Procedural justice focuses on the way police and other law enforcement professionals interact with the public and the how those encounters shape residents’ views of law enforcement. It has four key principles: treating people with dignity and respect; giving individuals a voice during encounters; being neutral when making decisions; and conveying trust during interactions. Research has shown that procedural justice fosters trust and police legitimacy, engages communities and contributes to making communities and officers safer.

Procedural justice is a central theme of New York’s Gun Involved Violence Elimination initiative, which aims to reduce shootings and save lives in 20 jurisdictions outside of New York City. In addition, the Division of Criminal Justice Services is offering procedural justice training to police instructors from any agency in the state for the first time. By this fall, approximately 70 instructors from agencies across the state will be prepared to teach procedural justice to current officers and new police recruits.

Topics covered during the symposium also included body-worn cameras, the benefits and drawbacks of social media, and an overview of the state’s voluntary accreditation program and strategies for maintaining the distinction.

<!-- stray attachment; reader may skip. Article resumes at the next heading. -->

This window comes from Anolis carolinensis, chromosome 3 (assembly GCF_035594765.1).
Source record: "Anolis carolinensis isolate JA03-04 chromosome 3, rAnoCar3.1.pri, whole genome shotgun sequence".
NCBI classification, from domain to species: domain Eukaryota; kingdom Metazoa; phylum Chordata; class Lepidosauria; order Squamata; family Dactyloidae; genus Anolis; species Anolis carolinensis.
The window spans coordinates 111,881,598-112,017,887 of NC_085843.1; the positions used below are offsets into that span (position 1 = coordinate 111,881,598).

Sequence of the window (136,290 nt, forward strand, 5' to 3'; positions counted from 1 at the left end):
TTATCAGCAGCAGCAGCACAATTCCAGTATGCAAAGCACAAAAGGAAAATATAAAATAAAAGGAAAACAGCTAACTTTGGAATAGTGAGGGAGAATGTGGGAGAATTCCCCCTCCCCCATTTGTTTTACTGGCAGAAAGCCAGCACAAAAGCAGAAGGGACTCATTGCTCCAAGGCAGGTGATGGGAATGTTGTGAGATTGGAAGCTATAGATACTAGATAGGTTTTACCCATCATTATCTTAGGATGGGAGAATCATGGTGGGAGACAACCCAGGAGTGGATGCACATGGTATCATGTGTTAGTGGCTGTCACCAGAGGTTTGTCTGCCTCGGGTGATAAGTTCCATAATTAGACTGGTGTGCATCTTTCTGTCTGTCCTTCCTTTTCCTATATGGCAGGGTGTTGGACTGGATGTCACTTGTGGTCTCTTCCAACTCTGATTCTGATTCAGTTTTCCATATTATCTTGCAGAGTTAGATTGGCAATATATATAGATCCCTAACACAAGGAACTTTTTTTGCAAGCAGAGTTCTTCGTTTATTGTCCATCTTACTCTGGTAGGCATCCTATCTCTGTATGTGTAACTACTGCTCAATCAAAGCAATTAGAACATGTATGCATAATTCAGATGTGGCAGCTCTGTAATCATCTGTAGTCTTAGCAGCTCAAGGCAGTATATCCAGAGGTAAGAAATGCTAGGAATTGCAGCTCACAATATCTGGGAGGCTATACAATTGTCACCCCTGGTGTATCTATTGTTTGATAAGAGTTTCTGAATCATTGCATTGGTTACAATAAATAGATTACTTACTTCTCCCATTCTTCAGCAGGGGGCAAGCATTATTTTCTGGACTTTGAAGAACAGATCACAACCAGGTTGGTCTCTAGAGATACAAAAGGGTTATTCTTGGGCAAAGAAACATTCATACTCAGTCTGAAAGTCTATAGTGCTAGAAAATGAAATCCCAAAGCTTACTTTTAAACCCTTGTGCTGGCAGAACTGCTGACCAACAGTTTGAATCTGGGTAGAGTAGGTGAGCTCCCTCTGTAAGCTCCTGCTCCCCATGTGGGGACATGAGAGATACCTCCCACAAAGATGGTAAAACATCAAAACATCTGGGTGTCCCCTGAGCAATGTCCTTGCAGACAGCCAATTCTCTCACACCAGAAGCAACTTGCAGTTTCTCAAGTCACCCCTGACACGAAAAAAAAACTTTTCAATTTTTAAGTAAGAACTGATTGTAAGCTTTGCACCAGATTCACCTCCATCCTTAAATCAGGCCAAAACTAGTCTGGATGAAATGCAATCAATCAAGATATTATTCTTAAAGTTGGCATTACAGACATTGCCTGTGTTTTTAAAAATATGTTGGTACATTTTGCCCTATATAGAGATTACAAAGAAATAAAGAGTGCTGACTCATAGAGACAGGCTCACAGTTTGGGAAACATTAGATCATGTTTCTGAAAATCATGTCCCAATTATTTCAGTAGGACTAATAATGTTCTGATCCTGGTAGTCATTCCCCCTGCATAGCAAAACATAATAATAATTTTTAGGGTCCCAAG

Established in 1989, the state’s Law Enforcement Agency Accreditation Program is designed to help police agencies evaluate their overall performance and provides formal recognition that they either meet or exceed general expectations of quality in the police field. The Law Enforcement Agency Accreditation Council oversees the program with staff support from the Division of Criminal Justice Services.

Nearly two-thirds of the 114 agencies with representatives in attendance at the symposium are accredited through the program. All told, 150 agencies across the state are accredited, employing about 60 percent of all police officers outside of New York City.

SUNY Farmingdale Police Chief Marvin Fischer, who serves as chair of the Accreditation Council, said, “Any time that chief law enforcement officers can gather to learn best practices from fellow leaders in the profession, it benefits all of the communities we individually serve. Symposium speakers are addressing current topics that are relevant to the entire criminal justice community. Attendees will then be able to return to their agencies with best practices that can be shared with the officers on the street.”

The New York State Division of Criminal Justice Services (www.criminaljustice.ny.gov) is a criminal justice support agency with a variety of responsibilities, including law enforcement training; collection and analysis of statewide crime data; maintenance of criminal history information and fingerprint files; administrative oversight of the state's DNA databank, in partnership with the New York State Police; funding and oversight of probation and community correction programs; administration of federal and state criminal justice funds; and administration of the state’s Sex Offender Registry.